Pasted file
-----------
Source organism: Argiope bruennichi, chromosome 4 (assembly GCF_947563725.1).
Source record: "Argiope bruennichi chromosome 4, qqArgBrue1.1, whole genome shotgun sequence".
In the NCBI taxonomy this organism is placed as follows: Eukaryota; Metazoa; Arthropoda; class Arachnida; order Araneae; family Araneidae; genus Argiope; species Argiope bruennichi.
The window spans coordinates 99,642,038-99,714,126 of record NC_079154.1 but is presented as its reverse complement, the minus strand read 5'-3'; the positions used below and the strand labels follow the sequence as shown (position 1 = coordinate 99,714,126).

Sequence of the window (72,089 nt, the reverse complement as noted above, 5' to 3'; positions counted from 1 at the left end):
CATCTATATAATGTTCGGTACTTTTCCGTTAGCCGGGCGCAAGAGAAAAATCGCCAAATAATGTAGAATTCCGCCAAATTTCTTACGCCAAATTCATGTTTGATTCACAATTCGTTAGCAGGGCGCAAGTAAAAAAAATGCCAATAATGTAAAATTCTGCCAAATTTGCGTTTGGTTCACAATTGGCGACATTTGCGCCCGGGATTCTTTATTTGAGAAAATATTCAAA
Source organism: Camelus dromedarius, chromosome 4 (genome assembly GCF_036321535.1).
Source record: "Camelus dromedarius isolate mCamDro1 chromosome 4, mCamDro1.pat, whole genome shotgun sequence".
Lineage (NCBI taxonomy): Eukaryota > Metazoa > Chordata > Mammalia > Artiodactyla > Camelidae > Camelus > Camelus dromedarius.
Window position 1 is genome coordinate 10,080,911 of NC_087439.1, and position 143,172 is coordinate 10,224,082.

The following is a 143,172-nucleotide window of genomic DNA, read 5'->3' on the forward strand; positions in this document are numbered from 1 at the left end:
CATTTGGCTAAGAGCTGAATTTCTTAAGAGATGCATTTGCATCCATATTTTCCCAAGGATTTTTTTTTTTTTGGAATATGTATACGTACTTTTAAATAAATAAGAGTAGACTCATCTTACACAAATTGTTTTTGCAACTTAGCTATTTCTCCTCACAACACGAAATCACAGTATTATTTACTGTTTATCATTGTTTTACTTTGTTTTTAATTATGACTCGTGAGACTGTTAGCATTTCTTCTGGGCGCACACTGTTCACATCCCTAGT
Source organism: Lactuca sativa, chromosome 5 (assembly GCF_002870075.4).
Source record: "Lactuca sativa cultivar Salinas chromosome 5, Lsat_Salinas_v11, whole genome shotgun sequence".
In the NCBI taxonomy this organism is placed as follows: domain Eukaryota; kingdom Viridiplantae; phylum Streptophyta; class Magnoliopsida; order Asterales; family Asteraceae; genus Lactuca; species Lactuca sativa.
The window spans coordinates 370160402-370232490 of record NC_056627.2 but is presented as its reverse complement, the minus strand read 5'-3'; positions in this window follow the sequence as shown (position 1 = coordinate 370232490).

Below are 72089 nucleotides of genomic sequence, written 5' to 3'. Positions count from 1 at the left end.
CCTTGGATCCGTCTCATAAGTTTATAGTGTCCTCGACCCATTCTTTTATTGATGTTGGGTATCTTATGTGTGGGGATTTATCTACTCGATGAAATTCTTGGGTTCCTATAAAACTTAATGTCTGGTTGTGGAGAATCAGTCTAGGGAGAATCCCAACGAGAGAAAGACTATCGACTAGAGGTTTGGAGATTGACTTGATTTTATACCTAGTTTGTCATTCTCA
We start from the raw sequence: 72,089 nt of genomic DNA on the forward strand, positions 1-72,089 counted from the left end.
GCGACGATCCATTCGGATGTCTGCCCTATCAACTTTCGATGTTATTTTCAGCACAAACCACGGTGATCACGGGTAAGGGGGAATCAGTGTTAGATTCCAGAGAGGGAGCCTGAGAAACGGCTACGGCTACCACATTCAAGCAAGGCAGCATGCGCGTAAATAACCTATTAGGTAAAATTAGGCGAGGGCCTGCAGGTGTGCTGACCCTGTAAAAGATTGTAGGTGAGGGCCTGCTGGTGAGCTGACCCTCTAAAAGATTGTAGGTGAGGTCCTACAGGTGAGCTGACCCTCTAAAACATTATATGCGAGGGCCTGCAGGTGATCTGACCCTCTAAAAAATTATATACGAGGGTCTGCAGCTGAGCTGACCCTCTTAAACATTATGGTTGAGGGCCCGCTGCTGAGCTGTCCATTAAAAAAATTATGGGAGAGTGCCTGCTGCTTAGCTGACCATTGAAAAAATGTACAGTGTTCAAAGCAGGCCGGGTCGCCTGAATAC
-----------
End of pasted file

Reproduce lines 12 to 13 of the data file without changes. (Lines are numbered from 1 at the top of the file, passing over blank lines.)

CATTTGGCTAAGAGCTGAATTTCTTAAGAGATGCATTTGCATCCATATTTTCCCAAGGATTTTTTTTTTTTTGGAATATGTATACGTACTTTTAAATAAATAAGAGTAGACTCATCTTACACAAATTGTTTTTGCAACTTAGCTATTTCTCCTCACAACACGAAATCACAGTATTATTTACTGTTTATCATTGTTTTACTTTGTTTTTAATTATGACTCGTGAGACTGTTAGCATTTCTTCTGGGCGCACACTGTTCACATCCCTAGT
Source organism: Lactuca sativa, chromosome 5 (assembly GCF_002870075.4).